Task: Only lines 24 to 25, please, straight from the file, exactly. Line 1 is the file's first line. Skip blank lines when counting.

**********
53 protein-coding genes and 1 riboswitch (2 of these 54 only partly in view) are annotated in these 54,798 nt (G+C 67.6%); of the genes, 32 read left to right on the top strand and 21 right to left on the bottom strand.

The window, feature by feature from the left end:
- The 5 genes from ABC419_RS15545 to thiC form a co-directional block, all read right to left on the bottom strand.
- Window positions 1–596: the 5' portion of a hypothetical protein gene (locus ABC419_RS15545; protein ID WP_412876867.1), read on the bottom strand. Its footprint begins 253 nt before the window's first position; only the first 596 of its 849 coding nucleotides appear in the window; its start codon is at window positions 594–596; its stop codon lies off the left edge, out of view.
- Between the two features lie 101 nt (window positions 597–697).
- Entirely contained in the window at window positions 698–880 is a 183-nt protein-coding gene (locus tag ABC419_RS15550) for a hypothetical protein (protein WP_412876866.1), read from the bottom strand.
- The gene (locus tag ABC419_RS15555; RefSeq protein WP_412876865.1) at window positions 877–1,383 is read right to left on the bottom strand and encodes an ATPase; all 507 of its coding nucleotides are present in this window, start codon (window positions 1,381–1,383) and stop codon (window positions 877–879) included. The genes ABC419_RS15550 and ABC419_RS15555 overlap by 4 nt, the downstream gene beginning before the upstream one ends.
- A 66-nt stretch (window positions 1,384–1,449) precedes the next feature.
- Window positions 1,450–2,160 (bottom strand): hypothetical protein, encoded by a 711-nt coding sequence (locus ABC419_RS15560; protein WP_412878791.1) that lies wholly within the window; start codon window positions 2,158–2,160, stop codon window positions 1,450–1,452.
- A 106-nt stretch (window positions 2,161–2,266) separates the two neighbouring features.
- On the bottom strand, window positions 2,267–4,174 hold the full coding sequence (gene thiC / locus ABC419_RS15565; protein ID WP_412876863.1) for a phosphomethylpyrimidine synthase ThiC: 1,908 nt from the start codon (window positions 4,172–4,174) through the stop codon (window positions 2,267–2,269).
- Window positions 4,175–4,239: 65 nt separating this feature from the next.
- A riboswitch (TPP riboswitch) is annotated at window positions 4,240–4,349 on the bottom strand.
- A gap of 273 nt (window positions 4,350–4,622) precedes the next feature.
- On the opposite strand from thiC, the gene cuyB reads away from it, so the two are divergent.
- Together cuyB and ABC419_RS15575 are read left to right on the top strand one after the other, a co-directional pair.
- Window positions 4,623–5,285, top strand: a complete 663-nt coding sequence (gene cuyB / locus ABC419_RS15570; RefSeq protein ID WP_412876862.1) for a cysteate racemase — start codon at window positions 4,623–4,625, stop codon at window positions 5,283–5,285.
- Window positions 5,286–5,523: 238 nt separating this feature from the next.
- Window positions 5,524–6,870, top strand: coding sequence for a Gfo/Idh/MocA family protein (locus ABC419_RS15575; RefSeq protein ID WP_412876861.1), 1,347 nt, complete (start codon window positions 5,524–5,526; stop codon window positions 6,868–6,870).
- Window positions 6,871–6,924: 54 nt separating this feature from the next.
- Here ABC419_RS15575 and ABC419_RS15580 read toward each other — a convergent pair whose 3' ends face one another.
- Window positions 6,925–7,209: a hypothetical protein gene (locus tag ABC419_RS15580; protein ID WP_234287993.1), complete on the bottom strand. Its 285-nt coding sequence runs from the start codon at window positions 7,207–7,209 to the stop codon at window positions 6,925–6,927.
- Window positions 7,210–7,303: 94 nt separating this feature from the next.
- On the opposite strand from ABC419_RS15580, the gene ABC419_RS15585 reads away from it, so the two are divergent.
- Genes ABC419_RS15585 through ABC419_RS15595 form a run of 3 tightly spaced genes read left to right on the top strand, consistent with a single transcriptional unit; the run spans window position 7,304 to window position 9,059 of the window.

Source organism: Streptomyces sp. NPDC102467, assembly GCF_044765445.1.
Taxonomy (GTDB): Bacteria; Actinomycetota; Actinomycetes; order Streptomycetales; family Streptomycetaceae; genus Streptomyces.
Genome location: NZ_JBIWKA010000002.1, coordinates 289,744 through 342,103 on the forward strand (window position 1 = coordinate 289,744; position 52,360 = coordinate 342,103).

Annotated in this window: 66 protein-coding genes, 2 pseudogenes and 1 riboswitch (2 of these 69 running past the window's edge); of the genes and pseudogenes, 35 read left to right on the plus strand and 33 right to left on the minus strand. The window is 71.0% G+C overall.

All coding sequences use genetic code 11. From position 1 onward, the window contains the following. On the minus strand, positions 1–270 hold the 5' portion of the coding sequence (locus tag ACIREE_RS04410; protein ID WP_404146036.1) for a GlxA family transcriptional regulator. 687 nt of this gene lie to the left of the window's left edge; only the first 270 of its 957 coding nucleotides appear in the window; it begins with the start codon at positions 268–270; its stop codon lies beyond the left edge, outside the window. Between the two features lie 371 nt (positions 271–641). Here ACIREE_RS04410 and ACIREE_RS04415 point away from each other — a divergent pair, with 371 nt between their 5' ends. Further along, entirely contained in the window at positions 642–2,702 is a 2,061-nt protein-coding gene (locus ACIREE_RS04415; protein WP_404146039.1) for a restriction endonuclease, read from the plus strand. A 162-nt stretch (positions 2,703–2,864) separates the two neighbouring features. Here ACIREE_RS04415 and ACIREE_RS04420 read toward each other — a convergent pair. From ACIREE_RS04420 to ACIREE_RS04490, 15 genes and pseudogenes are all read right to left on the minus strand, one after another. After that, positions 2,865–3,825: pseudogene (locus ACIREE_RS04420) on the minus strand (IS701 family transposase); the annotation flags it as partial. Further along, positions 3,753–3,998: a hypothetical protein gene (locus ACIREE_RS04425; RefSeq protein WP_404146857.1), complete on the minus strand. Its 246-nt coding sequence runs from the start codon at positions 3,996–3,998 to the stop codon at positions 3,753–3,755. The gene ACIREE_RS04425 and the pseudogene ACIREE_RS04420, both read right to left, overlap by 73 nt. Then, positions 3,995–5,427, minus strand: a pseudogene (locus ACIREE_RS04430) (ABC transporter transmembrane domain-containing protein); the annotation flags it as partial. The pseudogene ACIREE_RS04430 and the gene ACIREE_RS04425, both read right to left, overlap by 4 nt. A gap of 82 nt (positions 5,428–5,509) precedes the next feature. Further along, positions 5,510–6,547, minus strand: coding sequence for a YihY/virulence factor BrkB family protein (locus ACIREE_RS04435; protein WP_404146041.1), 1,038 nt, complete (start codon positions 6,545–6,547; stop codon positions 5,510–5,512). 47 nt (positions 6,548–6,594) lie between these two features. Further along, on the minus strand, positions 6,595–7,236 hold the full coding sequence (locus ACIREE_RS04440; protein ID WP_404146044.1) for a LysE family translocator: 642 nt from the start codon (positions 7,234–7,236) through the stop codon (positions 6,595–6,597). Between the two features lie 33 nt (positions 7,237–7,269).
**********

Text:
- On the opposite strand from ABC419_RS15580, the gene ABC419_RS15585 reads away from it, so the two are divergent.
- Genes ABC419_RS15585 through ABC419_RS15595 form a run of 3 tightly spaced genes read left to right on the top strand, consistent with a single transcriptional unit; the run spans window position 7,304 to window position 9,059 of the window.